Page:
Seminal Television: “Girls”
I first heard about Girls from Barbara Walters on The View of all places, talking about the controversial second episode and its frank sexual content – my sister walked into me while I was watching that. Later that month Ryan McNeil discussed it at a function we were both in, telling me and three other people about how nihilistic it is – I know. Then Spin’s Chandler Levack tweeted about the scene when Elijah (Andrew Rannells) comes out to the show’s protagonist Hannah (Lena Dunham) as well as how Dunham’s split second reactions to it.
From I thought ‘eyeroll into tears’ is humanly impossible and acting marvels make me say ‘I have to see this now.’
Watching that scene now, I though it was not what I expected – I thought the lighting, the setting and the writing would be more bittersweet but it,s nastier than that in a good way. That John Ford shot countershot between them just makes Dunham look like shit. Dunham makes herself seem unattractive and cartoony (her voice particularly fits this description). Hannah is kind of like in a Georgy Girl situation where the person in lead is the best friend type who we feel sorry for because the worst things happen to her.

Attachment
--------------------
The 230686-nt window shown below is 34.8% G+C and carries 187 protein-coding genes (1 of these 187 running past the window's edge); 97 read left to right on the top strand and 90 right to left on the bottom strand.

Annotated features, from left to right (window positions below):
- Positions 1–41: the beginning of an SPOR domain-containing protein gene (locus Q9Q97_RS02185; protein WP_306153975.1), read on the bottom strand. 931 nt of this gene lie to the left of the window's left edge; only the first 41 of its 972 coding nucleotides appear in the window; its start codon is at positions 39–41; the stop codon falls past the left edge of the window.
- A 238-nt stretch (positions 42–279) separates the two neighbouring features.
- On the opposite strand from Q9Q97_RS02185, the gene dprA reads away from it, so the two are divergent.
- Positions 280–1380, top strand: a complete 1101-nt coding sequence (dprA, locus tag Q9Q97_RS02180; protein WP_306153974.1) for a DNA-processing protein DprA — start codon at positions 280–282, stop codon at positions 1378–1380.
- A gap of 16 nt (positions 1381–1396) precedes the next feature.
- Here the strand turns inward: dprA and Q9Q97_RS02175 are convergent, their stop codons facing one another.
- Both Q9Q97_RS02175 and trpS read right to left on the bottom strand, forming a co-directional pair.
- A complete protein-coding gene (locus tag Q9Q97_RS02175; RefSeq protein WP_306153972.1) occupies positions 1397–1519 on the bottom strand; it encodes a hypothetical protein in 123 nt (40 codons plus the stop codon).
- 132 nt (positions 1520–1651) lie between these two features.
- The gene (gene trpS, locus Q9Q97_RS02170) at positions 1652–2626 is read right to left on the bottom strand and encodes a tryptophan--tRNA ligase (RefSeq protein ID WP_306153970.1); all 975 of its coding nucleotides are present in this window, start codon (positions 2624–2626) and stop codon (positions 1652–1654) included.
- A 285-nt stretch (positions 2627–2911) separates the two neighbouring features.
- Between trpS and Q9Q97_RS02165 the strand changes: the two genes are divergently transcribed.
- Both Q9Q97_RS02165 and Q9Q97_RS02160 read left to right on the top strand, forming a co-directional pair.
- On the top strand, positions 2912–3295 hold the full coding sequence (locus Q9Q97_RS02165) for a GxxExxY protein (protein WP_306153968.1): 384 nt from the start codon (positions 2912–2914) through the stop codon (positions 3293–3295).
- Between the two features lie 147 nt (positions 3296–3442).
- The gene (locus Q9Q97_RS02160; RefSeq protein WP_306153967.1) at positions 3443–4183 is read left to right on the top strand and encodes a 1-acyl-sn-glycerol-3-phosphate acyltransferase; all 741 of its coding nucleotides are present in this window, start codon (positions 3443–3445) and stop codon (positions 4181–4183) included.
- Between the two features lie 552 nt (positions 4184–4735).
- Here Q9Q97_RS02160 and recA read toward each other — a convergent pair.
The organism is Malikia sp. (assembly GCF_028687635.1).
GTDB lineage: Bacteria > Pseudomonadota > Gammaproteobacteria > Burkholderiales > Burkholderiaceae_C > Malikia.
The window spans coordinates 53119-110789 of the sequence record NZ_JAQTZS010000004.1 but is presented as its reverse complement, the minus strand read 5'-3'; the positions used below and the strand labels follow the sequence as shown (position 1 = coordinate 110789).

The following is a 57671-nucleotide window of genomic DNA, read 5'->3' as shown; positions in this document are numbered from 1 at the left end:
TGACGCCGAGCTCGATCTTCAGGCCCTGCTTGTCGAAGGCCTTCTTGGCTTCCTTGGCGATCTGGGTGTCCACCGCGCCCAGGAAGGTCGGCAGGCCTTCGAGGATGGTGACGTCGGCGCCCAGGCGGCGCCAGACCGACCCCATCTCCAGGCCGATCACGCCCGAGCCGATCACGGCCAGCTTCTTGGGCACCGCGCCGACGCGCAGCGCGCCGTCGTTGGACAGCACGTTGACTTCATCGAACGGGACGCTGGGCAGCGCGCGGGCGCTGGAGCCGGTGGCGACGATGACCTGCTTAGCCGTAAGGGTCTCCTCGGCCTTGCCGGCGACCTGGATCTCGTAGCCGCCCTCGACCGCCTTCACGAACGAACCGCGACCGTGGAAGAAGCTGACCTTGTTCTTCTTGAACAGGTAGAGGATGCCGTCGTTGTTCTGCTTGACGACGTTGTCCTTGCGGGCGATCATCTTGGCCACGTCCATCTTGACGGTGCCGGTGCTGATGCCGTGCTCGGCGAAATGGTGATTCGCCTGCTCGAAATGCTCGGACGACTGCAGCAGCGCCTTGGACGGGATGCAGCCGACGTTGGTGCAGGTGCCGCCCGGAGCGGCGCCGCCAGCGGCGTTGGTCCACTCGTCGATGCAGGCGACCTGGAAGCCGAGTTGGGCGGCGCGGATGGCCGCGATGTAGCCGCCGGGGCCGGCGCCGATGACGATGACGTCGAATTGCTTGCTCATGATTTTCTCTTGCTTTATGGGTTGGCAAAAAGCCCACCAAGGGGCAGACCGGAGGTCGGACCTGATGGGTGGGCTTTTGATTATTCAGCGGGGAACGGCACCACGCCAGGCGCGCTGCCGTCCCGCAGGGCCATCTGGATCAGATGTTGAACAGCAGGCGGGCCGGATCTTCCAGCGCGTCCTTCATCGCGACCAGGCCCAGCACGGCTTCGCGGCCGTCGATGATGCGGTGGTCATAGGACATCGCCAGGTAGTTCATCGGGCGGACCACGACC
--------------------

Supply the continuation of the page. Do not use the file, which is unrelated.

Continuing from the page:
It’s about sex and messed up, foul-mouthed girls who look too good to say ‘like’ a lot and secretly – or not so secretly – attracted to the rapey stuff spewed by the men around them. How fucking liberating. What Marnie (Allison Williams) tells Hanna in the fourth episode, that ‘you’re smarter than this’ is a mantra that young women and gay men tell each other, as we in our twenties can’t possible learn how not to make sex-based mistakes while getting our BA’s. Although some audiences who can’t relate to the show in a cultural sense will take the step back and call these characters stupid and just turn off their TVs.
I’m not sure if I’m in the place to do that – I know that the dialogue can make a case for the show not being rooted in reality. It’s sort of that trend now in television when characters are sexually sadistic or masochistic and say words like ‘asshole’ and that’s supposed to be funny (in this sense the actors serve the writing as opposed to the writing showcasing them). I thank or blame Tina Fey and Jane Krakowski of 30 Rock for proliferating that trend, or maybe it’s because I saw it in 30 Rock first that makes me prefer that singular tone that I like hearing stays on that one specific show. I’m just cautious when I hear that kind of humour, no matter how fun it might sound.
One thing that does strike me as real is the middle class women walking around a city getting dirtier and dirtier by the day, the latter being just the way I like it. I resent having to do the comparison but I don’t remember Sex and the City dressing down New York and its women like that. I don’t really have the lifestyle to follow television but in many accounts, this show passes for honesty and bravery and vulnerability, and I didn’t waste my time watching these girls.
- The 6 Types of People Who Watch/Don’t Watch HBO’s Girls (neatorama.com)